The hospitality and tourism is an important sector for many developing countries, since it is one of the main foreign exchange earners and key exports component. In 2016, foreign visitors to Africa reached 58 million with a spending of USD 40.7 billion approximately 36.3%, and projected to reach 42.9bn by end of 2017. These statistics by Jumia Travel’s Hospitality Report Africa, reflect the sector’s extensive significance both in terms of social and economic growth.
Olare Mara Kempinski, Masai Mara
The ripple effect tourism’s advancement has created is largely noticeable, especially in its contribution to the continent’s economy. 2016 saw a 7.8% (USD 165.6bn) contribution to the GDP, with an expected rise to 7.9% (USD 170.5bn) in 2017. With it comes the aspect of alleviating unemployment, as the industry now indirectly employs 1 out of 20 people.
Besides, UNCTAD’s Economic Development in Africa Report 2017: Tourism for Transformative and Inclusive Growth, identifies the scale of involvement of women in African tourism as significant in line with global trends. In the report, “Global figures suggest that women make up approximately half of all jobs in the hotels and restaurants sector (UNWTO and UN Women, 2011). This trend is replicated in Africa as about 47 per cent of hotel and restaurant employees are women, with Mali reporting the highest female participation of all 172 countries surveyed by UNWTO, as women account for 82 per cent of all hotel and restaurant employment”.
The growing uptake of internet has also enabled the rise of tech startups aimed at working to overcome the challenges of e-commerce in Africa. Currently, there are approximately 345 million internet users in Africa, representing 9.3% of the total population and penetration rate of 27.7%. In the same line, mobile technologies and services generated 6.7% of GDP in Africa in 2015 (around USD 150 billion of economic value), and is expected increase to more than USD 210 billion (7.6% of GDP) by 2020.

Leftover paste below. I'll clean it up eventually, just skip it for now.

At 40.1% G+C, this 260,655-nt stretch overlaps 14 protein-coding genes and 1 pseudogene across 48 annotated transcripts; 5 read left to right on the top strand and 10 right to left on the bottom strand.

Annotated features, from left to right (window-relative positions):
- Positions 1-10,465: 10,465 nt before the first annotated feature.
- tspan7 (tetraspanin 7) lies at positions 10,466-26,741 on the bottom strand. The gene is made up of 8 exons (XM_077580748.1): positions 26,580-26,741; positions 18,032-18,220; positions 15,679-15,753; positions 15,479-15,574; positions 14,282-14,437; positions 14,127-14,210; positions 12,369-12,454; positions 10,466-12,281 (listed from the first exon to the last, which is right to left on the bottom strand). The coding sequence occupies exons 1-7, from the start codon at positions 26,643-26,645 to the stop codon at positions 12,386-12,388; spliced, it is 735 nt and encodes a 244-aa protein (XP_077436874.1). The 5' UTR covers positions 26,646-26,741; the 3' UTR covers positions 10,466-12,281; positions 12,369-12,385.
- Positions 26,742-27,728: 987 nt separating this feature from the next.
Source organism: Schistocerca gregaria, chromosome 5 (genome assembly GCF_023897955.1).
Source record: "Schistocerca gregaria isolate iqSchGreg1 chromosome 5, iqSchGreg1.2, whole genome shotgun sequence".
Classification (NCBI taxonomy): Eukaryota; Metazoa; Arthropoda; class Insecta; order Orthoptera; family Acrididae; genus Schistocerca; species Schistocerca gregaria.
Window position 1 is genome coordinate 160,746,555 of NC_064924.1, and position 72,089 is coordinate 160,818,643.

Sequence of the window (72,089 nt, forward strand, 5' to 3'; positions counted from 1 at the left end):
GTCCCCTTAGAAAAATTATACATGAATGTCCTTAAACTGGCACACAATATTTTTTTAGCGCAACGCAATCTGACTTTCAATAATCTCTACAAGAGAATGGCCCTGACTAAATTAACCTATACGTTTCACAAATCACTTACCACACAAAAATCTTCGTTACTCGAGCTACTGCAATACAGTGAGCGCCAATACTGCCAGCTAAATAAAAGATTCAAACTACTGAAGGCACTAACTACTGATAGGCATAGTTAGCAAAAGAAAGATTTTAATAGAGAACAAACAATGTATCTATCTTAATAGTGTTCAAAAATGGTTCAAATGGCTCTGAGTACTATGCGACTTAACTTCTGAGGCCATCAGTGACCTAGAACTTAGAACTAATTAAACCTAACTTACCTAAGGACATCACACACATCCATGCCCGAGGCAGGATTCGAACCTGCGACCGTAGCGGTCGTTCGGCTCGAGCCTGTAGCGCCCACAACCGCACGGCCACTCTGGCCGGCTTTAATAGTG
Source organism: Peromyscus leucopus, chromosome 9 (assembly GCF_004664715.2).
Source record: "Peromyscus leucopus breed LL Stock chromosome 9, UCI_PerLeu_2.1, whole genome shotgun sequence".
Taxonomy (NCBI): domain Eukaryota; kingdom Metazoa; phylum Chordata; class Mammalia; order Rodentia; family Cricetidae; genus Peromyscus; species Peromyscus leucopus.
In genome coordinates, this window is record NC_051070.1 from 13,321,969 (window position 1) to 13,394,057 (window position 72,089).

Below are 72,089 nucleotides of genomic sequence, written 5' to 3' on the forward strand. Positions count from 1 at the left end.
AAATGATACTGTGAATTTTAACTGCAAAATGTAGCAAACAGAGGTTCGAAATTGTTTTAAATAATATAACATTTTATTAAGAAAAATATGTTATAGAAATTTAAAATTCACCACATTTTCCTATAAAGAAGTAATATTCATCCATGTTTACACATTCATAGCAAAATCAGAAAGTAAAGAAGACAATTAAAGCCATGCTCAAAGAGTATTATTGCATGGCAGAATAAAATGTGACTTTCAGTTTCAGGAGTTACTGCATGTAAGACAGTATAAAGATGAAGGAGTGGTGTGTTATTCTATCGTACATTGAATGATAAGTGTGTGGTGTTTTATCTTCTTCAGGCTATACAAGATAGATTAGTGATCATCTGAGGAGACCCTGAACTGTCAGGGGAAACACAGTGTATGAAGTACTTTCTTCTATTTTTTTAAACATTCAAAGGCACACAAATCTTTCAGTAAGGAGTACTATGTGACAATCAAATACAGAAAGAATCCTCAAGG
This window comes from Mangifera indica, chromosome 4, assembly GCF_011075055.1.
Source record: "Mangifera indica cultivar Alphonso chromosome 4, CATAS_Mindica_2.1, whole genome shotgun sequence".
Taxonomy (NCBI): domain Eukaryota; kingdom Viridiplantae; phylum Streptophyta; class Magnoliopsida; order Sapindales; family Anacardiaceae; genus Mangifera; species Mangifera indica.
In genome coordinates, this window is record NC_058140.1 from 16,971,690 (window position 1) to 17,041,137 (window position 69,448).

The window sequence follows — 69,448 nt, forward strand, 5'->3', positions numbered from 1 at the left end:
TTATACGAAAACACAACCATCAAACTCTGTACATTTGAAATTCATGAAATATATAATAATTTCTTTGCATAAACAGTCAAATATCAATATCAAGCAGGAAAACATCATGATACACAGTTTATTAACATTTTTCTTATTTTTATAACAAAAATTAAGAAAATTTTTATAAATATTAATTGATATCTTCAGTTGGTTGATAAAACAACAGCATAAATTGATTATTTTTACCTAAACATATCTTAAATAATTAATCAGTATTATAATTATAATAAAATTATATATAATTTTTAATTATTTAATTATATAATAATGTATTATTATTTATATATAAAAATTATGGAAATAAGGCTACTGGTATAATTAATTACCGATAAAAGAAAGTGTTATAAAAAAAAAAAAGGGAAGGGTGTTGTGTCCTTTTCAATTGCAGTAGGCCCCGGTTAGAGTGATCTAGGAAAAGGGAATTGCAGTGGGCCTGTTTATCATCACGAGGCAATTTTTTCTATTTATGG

However, more impressive performance can be achieved if more players in the tourism and hospitality sector embrace and encourage the adoption of mobile technologies in their businesses. For Instance, only 6% of Jumia Travel customers pay for their bookings through mobile payment in Africa, evidence of a highly untapped potential. Yet, countries such as Kenya where a higher population is mobile, payments through MPesa stand at approximately 32%.
All factors considered, one can hardly dispute the relevance of the hospitality and tourism sector to the African market. Its especially resilient nature is incontestable in the face of challenges including slow infrastructural advancement, terrorism threats and political instability in some African countries leading to travel bans, increasing competition from emerging global tourist destinations, as well as Visa restrictions between African countries among others.